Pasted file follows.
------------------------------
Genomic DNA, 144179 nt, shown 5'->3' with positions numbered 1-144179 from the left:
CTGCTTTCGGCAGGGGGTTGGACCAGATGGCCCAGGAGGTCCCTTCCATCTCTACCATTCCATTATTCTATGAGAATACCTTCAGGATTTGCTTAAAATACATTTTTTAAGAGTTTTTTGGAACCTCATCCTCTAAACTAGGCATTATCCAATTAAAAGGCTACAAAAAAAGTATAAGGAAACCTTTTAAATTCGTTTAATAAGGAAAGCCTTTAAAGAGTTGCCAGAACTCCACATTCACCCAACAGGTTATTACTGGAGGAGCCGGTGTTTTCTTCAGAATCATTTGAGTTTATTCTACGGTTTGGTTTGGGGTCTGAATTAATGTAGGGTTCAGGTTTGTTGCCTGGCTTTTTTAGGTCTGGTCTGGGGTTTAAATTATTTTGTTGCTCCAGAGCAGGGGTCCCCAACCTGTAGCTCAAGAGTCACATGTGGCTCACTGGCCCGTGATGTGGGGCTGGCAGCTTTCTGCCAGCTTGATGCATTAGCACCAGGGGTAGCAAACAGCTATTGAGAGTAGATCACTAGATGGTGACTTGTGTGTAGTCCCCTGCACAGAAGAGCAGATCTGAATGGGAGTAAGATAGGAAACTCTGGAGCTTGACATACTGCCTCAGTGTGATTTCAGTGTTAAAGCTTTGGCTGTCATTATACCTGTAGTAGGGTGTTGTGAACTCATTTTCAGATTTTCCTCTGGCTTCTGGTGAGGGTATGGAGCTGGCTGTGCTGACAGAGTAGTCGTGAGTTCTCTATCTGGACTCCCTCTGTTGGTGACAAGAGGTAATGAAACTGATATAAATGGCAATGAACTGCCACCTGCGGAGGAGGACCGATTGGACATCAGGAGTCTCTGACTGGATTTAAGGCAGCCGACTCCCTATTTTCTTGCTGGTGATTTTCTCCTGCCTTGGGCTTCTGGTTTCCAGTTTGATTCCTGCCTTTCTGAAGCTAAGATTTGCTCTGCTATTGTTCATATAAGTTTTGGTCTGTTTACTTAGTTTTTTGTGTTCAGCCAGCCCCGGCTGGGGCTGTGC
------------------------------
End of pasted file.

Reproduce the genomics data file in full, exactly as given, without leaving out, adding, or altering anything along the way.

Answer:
Genomic DNA, 144179 nt, shown 5'->3' with positions numbered 1-144179 from the left:
CTGCTTTCGGCAGGGGGTTGGACCAGATGGCCCAGGAGGTCCCTTCCATCTCTACCATTCCATTATTCTATGAGAATACCTTCAGGATTTGCTTAAAATACATTTTTTAAGAGTTTTTTGGAACCTCATCCTCTAAACTAGGCATTATCCAATTAAAAGGCTACAAAAAAAGTATAAGGAAACCTTTTAAATTCGTTTAATAAGGAAAGCCTTTAAAGAGTTGCCAGAACTCCACATTCACCCAACAGGTTATTACTGGAGGAGCCGGTGTTTTCTTCAGAATCATTTGAGTTTATTCTACGGTTTGGTTTGGGGTCTGAATTAATGTAGGGTTCAGGTTTGTTGCCTGGCTTTTTTAGGTCTGGTCTGGGGTTTAAATTATTTTGTTGCTCCAGAGCAGGGGTCCCCAACCTGTAGCTCAAGAGTCACATGTGGCTCACTGGCCCGTGATGTGGGGCTGGCAGCTTTCTGCCAGCTTGATGCATTAGCACCAGGGGTAGCAAACAGCTATTGAGAGTAGATCACTAGATGGTGACTTGTGTGTAGTCCCCTGCACAGAAGAGCAGATCTGAATGGGAGTAAGATAGGAAACTCTGGAGCTTGACATACTGCCTCAGTGTGATTTCAGTGTTAAAGCTTTGGCTGTCATTATACCTGTAGTAGGGTGTTGTGAACTCATTTTCAGATTTTCCTCTGGCTTCTGGTGAGGGTATGGAGCTGGCTGTGCTGACAGAGTAGTCGTGAGTTCTCTATCTGGACTCCCTCTGTTGGTGACAAGAGGTAATGAAACTGATATAAATGGCAATGAACTGCCACCTGCGGAGGAGGACCGATTGGACATCAGGAGTCTCTGACTGGATTTAAGGCAGCCGACTCCCTATTTTCTTGCTGGTGATTTTCTCCTGCCTTGGGCTTCTGGTTTCCAGTTTGATTCCTGCCTTTCTGAAGCTAAGATTTGCTCTGCTATTGTTCATATAAGTTTTGGTCTGTTTACTTAGTTTTTTGTGTTCAGCCAGCCCCGGCTGGGGCTGTGC